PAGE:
Facts about LGBTQ Discrimination at Work

American culture has shifted in recent years with a greater focus on equality. Many states have implemented laws prohibiting discrimination based on gender identity or sexual orientation. Unfortunately, an unsettling number of lesbian, gay, bisexual, transgender, and queer (LGBTQ) employees still experience discrimination at work.

Let’s take a look at some statistics about LGBTQ discrimination at work:
• Around 20 percent of LGBTQ Americans have experienced some form of discrimination during the application process.
• Around 22 percent of LGBTQ Americans have not been equally paid or promoted as compared to their peers.
• 27 percent of transgender Americans report being not hired, being fired, or being overlooked for promotion.
• In 2015, 80 percent of transgender employees report having been harassed or mistreated on the job.
• LGBTQ employees report offensive or harassing jokes in the workplace at the following rates:
o 62 percent heard lesbian or gay jokes
o 43 percent heard bisexual jokes
o 40 percent heard transgender jokes

What the Law Says about LGBTQ Discrimination at Work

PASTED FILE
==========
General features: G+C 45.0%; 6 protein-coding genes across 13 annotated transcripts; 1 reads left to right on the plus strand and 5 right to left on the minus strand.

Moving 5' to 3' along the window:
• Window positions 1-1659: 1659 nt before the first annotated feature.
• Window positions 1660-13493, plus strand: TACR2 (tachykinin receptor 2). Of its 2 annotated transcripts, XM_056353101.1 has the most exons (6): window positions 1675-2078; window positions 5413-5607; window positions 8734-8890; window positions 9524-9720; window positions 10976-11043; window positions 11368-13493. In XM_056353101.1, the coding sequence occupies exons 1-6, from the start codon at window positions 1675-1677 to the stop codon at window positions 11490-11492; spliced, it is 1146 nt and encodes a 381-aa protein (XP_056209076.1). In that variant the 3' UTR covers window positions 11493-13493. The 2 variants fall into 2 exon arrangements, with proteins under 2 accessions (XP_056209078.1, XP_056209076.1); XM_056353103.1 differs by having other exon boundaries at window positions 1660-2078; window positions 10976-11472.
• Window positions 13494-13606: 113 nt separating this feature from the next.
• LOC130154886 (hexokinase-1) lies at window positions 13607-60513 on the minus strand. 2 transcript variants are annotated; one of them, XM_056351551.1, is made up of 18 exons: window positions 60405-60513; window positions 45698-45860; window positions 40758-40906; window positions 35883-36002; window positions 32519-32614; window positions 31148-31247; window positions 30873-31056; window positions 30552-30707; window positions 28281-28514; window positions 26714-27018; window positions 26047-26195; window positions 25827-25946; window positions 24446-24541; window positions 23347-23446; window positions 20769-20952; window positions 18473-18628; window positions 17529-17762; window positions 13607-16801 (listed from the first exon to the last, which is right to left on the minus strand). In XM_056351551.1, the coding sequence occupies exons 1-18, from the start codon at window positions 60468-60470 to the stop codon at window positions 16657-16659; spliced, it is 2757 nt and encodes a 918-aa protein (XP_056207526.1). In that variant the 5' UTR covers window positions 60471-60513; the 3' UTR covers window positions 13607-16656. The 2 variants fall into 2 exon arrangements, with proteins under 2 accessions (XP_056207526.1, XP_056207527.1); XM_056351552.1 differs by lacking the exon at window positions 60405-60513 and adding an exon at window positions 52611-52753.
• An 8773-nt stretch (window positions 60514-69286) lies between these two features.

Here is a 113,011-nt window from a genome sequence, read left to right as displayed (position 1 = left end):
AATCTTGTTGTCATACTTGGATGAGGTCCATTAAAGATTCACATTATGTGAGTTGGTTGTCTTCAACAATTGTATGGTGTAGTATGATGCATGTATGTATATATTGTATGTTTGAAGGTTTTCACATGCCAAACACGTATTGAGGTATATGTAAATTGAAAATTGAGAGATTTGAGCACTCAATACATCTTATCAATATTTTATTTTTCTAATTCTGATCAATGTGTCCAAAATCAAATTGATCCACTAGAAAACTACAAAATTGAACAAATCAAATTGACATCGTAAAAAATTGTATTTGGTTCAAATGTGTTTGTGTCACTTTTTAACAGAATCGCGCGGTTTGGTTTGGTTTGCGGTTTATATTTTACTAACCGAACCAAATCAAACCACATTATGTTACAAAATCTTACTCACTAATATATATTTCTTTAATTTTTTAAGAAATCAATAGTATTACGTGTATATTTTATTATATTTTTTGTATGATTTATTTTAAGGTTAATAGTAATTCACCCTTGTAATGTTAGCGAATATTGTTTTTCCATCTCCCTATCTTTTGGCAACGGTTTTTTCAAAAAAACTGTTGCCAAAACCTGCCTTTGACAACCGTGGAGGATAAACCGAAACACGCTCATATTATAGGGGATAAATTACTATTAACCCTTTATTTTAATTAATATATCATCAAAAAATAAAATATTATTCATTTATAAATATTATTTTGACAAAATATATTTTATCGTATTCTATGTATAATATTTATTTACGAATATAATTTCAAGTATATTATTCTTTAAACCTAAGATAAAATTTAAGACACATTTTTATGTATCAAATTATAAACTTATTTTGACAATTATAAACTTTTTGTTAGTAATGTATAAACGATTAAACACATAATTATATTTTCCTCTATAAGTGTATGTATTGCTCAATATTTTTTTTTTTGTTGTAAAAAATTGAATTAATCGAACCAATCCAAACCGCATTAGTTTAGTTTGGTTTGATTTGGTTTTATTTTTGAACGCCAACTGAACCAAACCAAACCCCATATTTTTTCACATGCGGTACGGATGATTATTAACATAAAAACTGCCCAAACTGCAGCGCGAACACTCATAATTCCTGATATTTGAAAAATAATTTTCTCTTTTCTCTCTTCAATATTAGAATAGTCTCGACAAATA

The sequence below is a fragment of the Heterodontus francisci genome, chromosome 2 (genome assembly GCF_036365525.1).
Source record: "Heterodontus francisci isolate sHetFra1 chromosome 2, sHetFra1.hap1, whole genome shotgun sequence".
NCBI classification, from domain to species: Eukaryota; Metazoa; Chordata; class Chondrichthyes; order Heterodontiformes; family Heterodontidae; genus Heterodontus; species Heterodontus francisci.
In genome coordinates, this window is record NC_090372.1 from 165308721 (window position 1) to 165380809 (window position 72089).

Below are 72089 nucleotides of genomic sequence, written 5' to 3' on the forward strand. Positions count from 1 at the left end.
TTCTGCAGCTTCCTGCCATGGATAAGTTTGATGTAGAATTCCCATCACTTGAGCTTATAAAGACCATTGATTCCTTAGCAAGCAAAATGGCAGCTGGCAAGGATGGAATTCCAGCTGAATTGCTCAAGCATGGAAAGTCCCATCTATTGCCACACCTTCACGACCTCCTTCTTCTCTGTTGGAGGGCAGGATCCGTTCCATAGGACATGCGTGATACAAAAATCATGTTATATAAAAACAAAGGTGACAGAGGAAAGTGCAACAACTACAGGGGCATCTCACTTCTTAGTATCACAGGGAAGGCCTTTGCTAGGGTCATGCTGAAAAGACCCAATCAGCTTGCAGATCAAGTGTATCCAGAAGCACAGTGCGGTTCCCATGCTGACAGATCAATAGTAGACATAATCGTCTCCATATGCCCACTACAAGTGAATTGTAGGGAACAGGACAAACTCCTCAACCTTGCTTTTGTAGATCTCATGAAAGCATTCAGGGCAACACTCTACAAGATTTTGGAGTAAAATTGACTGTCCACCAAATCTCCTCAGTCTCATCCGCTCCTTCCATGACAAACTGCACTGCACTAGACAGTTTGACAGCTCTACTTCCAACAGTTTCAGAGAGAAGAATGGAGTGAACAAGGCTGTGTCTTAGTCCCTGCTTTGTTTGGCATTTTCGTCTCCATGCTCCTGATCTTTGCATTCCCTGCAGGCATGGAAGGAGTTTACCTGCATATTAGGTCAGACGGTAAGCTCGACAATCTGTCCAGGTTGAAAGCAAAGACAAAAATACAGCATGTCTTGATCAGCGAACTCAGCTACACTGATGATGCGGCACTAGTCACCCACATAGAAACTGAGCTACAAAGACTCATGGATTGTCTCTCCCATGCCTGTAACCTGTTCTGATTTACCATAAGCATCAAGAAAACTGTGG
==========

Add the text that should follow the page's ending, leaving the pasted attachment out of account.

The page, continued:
Federal law does not protect LGBTQ Americans from discrimination at work. Currently, 28 states have no protection from discrimination, meaning that employees could be fired for being lesbian, gay, or bisexual. Thirty states have no protection against discrimination based on being transgender.

Because federal and state laws often do not include specific protections, many companies have implemented protections and benefits. Some of these include:
• In 2017, 91 percent of Fortune 500 companies had implemented non-discrimination policies including sexual orientation.
• In 2017, 83 percent of Fortune 500 companies implemented policies including gender identity.
• Around 21 percent of U.S. companies offer LGBT-inclusive family leave.
• Around 23 percent of U.S. companies offer LGBT-inclusive paid adoption leave.

While efforts may be leaning in a positive direction, there is still a great deal of work to be done in order to ensure that American workplaces are fair, equal, and safe for everyone.



2017 Workplace Equality Fact Sheet